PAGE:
Do you talk about your other negotiation options, or BATNAs?


Very interesting blog post! Do you have advice for how to respond when the other side mentions their BATNA? Should you immediately respond with yours? How do you affirm your position without sounding threatening? Thought provoking post- I'm glad I follow you on Twitter and found it.

It is a common misperception that disclosing a BATNA necessarily leads to some confrontation. Not so….

First, when someone hints at or discloses their BATNA, you are thrilled! You want and need to know as much as possible about your counterpart’s BATNA because with that information you can determine how to offer terms more valuable than their BATNA (or find out that their BATNA is much stronger than you thought and reassess your own business and negotiation strategies).
Second, while you want to hint/disclose at some point early in bargaining that you have a BATNA (not necessarily what it is), this is probably the wrong moment to do that. This conversation is about your counterpart’s BATNA; pick your own moment to start a conversation about your BATNA.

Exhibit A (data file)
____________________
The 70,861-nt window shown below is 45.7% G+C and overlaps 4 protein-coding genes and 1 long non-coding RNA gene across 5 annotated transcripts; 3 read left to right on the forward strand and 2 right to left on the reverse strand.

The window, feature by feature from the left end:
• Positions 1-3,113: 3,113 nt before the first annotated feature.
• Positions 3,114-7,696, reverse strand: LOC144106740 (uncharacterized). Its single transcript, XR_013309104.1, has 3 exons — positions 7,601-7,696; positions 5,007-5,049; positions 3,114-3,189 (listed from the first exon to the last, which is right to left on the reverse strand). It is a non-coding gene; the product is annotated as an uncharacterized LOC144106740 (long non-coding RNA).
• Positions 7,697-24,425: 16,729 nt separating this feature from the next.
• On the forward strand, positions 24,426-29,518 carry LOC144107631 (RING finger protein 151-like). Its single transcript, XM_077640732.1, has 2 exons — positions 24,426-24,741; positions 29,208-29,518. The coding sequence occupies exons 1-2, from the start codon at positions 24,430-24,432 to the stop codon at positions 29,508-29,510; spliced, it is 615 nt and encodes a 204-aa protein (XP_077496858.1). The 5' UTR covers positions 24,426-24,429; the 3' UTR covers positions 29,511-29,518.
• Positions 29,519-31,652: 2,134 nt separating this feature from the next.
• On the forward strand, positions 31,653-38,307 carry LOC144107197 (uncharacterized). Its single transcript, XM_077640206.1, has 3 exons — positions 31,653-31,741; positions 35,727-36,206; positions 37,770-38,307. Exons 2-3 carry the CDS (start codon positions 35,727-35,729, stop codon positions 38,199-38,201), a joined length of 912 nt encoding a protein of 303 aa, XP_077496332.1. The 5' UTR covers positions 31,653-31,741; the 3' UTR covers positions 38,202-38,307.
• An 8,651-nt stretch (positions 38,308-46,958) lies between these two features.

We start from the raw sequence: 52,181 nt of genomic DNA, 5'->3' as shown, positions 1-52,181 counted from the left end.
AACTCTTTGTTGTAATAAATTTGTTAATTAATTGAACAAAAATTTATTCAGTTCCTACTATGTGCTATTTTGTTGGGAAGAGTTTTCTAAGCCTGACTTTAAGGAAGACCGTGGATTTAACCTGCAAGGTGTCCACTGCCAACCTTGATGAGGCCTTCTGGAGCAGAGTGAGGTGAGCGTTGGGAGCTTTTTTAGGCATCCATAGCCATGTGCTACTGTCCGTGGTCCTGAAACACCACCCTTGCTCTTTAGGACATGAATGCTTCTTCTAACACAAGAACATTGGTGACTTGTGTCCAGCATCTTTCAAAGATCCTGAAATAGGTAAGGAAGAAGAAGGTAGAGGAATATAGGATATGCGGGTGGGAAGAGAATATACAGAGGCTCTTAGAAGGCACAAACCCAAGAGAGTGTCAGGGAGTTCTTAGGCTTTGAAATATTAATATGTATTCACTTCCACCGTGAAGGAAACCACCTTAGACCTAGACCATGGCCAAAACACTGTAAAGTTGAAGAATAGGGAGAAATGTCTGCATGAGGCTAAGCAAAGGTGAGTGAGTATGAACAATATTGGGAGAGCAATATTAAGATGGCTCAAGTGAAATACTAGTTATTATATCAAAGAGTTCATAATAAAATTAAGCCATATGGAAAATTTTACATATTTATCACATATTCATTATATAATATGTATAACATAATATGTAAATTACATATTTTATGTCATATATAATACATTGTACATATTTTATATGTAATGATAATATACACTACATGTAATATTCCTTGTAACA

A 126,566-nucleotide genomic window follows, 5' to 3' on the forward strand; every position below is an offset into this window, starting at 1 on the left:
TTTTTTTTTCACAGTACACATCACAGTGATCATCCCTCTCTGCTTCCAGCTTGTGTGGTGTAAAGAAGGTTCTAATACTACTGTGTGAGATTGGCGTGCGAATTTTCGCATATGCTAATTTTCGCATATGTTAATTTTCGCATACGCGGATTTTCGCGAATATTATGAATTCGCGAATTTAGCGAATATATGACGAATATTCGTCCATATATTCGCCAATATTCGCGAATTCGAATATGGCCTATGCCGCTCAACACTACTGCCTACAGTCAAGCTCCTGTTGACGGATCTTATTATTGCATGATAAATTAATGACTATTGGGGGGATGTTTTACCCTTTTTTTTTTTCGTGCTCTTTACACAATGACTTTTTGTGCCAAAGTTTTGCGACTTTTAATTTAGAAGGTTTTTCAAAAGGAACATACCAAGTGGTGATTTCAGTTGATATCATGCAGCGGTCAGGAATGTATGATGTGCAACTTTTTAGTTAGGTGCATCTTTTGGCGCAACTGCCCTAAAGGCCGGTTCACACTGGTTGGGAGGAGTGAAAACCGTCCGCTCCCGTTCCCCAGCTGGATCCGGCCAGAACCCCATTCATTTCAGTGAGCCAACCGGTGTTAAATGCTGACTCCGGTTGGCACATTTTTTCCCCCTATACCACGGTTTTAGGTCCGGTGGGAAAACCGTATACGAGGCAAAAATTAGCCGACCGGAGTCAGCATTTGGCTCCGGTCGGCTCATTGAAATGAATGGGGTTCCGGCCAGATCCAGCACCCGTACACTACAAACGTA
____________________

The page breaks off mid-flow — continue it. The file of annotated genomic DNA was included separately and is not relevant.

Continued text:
Third, the Best Negotiating Practices dictate that when your counterpart hints at or discloses a BATNA, you want to LET THEM TALK. Listen (attentively and with sincere curiosity). Next, Probe (ask open ended questions designed to elicit more information). For example, “Tell me more about that company, their market presence is new to me,” or “I think we can make progress if you can share more about your options.” Direct questions delivered in a non-defensive/non-aggressive tone can be helpful here too: “Who are their other clients/suppliers,” or “Have they put an offer on the table or are you in preliminary discussions.”
Remember, a rational negotiator will take a deal that is better than their BATNA. Now, if your counterpart is irrational or is disclosing their BATNA as a threat, your strategy will include how to manage irrational or intimidating negotiators (a topic to be covered in a future blog), but will still benefit greatly from the one-two punch of listening and probing.